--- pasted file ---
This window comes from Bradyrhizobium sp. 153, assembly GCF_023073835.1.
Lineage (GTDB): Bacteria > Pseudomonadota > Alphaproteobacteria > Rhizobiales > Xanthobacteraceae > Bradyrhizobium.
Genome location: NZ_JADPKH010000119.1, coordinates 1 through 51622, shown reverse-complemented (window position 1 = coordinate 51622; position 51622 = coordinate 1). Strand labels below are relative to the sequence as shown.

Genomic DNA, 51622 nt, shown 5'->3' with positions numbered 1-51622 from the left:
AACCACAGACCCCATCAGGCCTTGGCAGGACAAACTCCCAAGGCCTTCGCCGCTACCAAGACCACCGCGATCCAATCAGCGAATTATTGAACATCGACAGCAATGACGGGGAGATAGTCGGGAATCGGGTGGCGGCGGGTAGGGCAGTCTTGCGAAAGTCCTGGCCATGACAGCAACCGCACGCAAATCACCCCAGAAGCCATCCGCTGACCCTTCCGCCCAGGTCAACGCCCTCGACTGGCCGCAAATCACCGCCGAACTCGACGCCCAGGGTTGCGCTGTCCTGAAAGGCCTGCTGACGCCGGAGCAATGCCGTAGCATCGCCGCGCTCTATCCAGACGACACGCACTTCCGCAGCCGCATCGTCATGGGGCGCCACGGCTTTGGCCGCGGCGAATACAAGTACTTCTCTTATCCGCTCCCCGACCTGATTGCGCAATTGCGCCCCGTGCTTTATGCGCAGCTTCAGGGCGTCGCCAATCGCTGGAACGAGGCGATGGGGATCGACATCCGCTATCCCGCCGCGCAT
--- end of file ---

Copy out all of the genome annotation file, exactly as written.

This window comes from Bradyrhizobium sp. 153, assembly GCF_023073835.1.
Lineage (GTDB): Bacteria > Pseudomonadota > Alphaproteobacteria > Rhizobiales > Xanthobacteraceae > Bradyrhizobium.
Genome location: NZ_JADPKH010000119.1, coordinates 1 through 51622, shown reverse-complemented (window position 1 = coordinate 51622; position 51622 = coordinate 1). Strand labels below are relative to the sequence as shown.

Genomic DNA, 51622 nt, shown 5'->3' with positions numbered 1-51622 from the left:
AACCACAGACCCCATCAGGCCTTGGCAGGACAAACTCCCAAGGCCTTCGCCGCTACCAAGACCACCGCGATCCAATCAGCGAATTATTGAACATCGACAGCAATGACGGGGAGATAGTCGGGAATCGGGTGGCGGCGGGTAGGGCAGTCTTGCGAAAGTCCTGGCCATGACAGCAACCGCACGCAAATCACCCCAGAAGCCATCCGCTGACCCTTCCGCCCAGGTCAACGCCCTCGACTGGCCGCAAATCACCGCCGAACTCGACGCCCAGGGTTGCGCTGTCCTGAAAGGCCTGCTGACGCCGGAGCAATGCCGTAGCATCGCCGCGCTCTATCCAGACGACACGCACTTCCGCAGCCGCATCGTCATGGGGCGCCACGGCTTTGGCCGCGGCGAATACAAGTACTTCTCTTATCCGCTCCCCGACCTGATTGCGCAATTGCGCCCCGTGCTTTATGCGCAGCTTCAGGGCGTCGCCAATCGCTGGAACGAGGCGATGGGGATCGACATCCGCTATCCCGCCGCGCAT